Discover the latest updates in the U.S.-Chinese trade dispute
And learn how to best plan for the uncertain future of the American farm economy.
Farmers across America are hard at work in their fields, but as the trade battle between the U.S. and China continues, it’s uncertain whether or not the Chinese will be purchasing our goods come harvest time.
Agricultural Trade May Be Impacted by U.S., Chinese Trade War
President Trump, who says he wants to protect U.S. businesses and intellectual property, called for tariffs of 25 percent on steel imports and 10 percent on aluminum in March 2018. These tariffs would impact approximately $60 billion worth of Chinese-made goods. As a result, the Chinese retaliated, threatening to impose an additional 15-20 percent tariff on 128 U.S. imported products, including fresh fruits, dried fruits, nuts, pork, wine, and ginseng.
In response to China’s proposed tariffs, President Trump proposed further tariffs on Chinese imports – an additional $50 billion of Chinese goods – which prompted the Chinese to propose an additional 25 percent tariff on soybeans, whiskey, and other U.S. products. Additionally, in late April 2018, China announced it would issue preliminary tariffs of 178.6 percent on U.S. shipments of sorghum. This move would effectively close America’s largest export market for grain sorghum, at least temporarily.
The two countries are negotiating, and trade talks are ongoing, but they may seem to be lacking any breakthroughs. The U.S. is demanding that China reduce an existing $375 billion trade deficit by $200 billion, stop state funding to Chinese companies that compete internationally, and stop Chinese companies from taking intellectual property from U.S. companies as a prerequisite for doing business. The U.S. has promised to impose the additional tariffs by July 15, 2018, if no deal can be reached.
China, on the other hand, has reportedly promised to buy almost $70 billion in agricultural and energy products, including soybeans, corn, natural gas, crude oil, and coal, if President Trump does not impose the tariffs.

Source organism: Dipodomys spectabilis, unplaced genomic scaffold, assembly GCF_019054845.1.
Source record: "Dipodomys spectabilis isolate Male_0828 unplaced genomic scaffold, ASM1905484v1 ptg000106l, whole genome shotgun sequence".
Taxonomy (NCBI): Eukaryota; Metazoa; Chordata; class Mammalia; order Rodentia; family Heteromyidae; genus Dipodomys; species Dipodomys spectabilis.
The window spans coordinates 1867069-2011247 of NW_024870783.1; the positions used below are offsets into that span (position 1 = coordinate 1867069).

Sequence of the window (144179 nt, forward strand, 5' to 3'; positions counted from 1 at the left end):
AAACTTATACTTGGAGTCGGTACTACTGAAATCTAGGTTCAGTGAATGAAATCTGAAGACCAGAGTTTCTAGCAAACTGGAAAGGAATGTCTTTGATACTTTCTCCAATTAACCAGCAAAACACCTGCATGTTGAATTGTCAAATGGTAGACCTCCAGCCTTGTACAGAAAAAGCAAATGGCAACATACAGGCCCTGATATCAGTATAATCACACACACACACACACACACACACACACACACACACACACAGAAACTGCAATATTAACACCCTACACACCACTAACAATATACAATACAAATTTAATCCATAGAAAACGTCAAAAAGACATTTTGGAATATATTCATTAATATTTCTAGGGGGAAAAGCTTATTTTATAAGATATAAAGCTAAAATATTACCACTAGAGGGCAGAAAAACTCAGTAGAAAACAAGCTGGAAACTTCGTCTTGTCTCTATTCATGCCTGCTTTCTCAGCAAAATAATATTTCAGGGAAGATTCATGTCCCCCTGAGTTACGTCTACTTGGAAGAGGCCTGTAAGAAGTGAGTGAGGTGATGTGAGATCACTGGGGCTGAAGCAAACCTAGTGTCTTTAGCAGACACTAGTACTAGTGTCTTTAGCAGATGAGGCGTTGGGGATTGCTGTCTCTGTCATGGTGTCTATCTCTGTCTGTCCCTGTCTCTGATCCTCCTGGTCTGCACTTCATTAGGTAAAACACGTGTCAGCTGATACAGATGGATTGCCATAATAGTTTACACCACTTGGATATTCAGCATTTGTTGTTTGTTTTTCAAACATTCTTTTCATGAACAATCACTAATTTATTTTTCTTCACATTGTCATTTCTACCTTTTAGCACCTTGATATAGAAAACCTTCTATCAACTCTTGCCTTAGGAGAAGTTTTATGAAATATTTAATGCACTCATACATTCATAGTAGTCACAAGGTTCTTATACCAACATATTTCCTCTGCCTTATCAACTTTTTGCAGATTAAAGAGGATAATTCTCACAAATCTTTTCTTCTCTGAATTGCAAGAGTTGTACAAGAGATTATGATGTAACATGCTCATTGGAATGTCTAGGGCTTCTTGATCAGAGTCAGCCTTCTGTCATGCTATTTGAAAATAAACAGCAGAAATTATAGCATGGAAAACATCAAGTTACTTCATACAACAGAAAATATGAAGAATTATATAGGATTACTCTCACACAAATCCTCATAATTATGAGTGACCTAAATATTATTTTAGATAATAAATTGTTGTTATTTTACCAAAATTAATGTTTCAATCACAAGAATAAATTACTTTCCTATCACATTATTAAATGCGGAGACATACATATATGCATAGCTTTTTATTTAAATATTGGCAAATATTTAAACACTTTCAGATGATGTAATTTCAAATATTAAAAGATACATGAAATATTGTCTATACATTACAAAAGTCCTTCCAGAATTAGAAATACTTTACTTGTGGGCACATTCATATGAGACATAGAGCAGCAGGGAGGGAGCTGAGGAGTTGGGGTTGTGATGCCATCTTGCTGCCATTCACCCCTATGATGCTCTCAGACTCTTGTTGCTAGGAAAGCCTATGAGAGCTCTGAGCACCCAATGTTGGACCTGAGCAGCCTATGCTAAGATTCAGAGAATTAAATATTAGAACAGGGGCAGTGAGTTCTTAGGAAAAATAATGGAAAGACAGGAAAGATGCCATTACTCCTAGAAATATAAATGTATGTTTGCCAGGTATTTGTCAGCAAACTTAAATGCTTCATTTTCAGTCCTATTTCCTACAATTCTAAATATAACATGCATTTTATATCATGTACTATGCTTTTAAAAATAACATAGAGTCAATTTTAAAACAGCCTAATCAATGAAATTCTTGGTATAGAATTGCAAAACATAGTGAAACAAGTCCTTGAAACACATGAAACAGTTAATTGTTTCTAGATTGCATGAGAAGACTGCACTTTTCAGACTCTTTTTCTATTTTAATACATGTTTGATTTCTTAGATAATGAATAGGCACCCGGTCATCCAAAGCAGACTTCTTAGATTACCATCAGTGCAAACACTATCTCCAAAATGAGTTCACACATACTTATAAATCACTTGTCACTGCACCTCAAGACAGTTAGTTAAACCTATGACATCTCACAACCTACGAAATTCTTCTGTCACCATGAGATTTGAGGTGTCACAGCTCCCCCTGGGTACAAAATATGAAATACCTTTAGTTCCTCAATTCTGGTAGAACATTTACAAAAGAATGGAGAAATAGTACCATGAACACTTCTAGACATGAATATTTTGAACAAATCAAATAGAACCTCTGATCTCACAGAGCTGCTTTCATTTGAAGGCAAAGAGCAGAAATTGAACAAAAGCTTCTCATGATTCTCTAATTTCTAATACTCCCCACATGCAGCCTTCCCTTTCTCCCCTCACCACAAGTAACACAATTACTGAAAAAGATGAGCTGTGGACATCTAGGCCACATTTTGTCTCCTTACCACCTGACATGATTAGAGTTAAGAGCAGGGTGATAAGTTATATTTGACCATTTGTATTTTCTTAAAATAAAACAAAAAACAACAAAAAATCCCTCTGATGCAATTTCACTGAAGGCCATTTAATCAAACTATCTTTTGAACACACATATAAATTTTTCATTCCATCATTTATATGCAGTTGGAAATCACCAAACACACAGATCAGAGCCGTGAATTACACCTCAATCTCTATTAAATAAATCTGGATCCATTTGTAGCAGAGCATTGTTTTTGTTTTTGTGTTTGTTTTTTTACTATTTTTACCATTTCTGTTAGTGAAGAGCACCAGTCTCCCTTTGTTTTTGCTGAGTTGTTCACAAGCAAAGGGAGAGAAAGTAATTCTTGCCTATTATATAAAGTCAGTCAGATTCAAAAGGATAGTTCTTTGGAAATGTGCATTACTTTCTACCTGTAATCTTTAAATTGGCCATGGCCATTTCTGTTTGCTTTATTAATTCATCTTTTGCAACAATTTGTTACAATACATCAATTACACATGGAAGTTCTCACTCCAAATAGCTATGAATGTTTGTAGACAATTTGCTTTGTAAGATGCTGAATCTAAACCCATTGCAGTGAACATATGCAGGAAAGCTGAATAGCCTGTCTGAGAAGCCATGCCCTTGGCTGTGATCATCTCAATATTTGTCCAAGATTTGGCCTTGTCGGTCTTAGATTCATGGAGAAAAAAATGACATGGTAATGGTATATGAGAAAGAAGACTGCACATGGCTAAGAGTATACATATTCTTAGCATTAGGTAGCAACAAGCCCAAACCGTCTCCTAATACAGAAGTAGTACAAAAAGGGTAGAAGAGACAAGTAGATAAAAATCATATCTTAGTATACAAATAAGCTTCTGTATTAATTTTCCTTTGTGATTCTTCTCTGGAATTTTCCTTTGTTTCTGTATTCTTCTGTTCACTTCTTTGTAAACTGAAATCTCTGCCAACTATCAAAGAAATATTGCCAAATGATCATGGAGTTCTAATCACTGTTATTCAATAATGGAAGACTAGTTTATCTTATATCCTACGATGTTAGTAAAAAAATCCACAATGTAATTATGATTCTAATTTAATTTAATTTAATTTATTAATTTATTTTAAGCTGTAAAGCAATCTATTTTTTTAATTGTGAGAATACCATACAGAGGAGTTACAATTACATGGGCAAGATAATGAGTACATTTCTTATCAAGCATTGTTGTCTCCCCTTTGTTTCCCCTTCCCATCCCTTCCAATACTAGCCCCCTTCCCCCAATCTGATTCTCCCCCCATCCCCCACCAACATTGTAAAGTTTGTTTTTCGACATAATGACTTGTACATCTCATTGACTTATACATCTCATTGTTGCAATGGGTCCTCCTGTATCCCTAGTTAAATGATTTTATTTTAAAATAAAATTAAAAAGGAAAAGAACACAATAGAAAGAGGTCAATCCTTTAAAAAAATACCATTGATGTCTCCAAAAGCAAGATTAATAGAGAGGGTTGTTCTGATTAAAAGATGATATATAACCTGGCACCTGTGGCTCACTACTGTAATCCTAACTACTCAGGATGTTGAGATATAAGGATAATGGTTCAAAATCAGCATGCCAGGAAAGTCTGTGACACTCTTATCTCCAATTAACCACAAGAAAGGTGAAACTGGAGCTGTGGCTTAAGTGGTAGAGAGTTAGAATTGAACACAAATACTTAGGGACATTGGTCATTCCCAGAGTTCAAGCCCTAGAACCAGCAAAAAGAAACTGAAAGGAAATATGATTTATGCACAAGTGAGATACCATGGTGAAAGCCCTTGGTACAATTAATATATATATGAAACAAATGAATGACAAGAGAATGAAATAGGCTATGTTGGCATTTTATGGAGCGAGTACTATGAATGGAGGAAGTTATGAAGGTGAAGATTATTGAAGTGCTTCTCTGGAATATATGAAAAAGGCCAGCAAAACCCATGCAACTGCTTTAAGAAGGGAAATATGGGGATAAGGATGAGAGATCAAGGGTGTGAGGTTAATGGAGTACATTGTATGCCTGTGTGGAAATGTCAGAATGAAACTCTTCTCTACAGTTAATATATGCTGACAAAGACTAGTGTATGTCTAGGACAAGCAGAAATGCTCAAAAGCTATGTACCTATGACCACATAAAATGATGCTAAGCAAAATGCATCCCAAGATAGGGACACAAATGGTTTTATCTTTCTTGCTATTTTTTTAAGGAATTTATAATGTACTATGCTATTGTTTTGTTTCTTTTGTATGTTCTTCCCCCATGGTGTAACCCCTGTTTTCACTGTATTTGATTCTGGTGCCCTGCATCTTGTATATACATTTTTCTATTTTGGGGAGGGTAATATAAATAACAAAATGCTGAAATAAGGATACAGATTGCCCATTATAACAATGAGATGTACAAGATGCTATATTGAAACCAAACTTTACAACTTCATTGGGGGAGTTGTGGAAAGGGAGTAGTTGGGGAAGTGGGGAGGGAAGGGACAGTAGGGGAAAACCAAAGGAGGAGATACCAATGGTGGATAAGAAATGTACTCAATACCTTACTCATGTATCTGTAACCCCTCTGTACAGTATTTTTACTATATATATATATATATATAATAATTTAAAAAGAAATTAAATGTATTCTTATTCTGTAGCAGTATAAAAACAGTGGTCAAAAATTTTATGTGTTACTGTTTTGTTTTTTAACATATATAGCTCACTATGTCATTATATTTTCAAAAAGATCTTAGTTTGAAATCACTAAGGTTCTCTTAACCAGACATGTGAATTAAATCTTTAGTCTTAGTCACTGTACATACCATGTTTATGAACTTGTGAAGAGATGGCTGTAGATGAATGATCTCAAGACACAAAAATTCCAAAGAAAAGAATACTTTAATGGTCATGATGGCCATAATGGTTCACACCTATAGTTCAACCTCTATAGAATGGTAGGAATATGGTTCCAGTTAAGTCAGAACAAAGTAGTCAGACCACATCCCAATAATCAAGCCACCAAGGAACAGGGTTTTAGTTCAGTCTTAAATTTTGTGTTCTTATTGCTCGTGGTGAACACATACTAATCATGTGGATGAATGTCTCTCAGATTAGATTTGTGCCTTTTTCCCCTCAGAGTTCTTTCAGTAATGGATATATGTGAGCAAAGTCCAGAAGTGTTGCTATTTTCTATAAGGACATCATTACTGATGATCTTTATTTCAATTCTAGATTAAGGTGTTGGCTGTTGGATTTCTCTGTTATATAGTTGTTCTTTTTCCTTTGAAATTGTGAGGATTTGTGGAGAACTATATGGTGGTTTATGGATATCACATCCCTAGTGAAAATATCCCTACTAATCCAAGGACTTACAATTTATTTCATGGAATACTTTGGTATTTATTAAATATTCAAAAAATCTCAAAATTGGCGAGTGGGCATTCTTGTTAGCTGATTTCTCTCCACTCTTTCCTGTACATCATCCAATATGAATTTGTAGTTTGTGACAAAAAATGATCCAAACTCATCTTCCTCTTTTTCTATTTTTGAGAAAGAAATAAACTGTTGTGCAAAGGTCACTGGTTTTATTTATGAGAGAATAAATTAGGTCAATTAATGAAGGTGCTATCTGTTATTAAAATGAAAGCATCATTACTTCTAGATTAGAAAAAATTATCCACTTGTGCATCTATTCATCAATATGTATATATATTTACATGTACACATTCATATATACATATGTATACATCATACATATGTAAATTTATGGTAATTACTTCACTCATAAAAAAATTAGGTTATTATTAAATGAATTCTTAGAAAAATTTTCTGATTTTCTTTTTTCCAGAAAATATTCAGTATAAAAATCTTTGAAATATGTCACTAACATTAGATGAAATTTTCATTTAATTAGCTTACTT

Best Approaches for U.S. Farmers Who Depend on Agricultural Trade
Recently we explored options for American agriculture to consider given the current trade environment in an article with Growing America.
In response to the uncertain trade climate and the unclear future of ag exports, experts recommend that farmers avoid supply management – also known as not raising more than what can be consumed. According to Jim Mintert, professor of agricultural economics and director, Center for Commercial Agriculture at Purdue University, that’s a recipe for a shrinking industry over time.
Additionally, Mintert suggests farmers think twice before shifting to other crops as a way to outrun the situation. He warns that the demand for those “other” crops tends to be pretty inelastic. In other words, you don’t need a very big supply shift to get a big reduction in price.
“It’s unrealistic to think that you can take a significant acreage away from dominant crops like corn and soybeans that, combined, account for approximately 180 million acres and shift that acreage over to other crops without causing a big enough increase in supply to see prices in those other commodities drop significantly,” he says.
Finally, Mintert encourages American farmers to have a pricing strategy. For example, if you’re making cash sales now but still want to benefit in case prices rally this summer, a strategy Mintert says you could consider is the purchase of out of the money call options to cover the cash market sales.
In good times and tough times, AgAmerica Lending is here to support America’s farmers and ranchers – those who rise each and every day to agriculture’s challenges and keep rural America alive and well. It’s our mission to see to it that U.S. agriculture thrives in every way, and we do our part by offering unique and customized financial structures to support our farmers’ dreams and to help them succeed.
For those looking to secure a loan using an agricultural parcel of land as collateral, AgAmerica can provide expertise, support and a range of loan products. Our land loan experts can be contacted at 855.214.0328, or visit AgAmerica.com/get-a-loan to schedule a free consultation. Get inspired – read some of our recent farm loan success stories.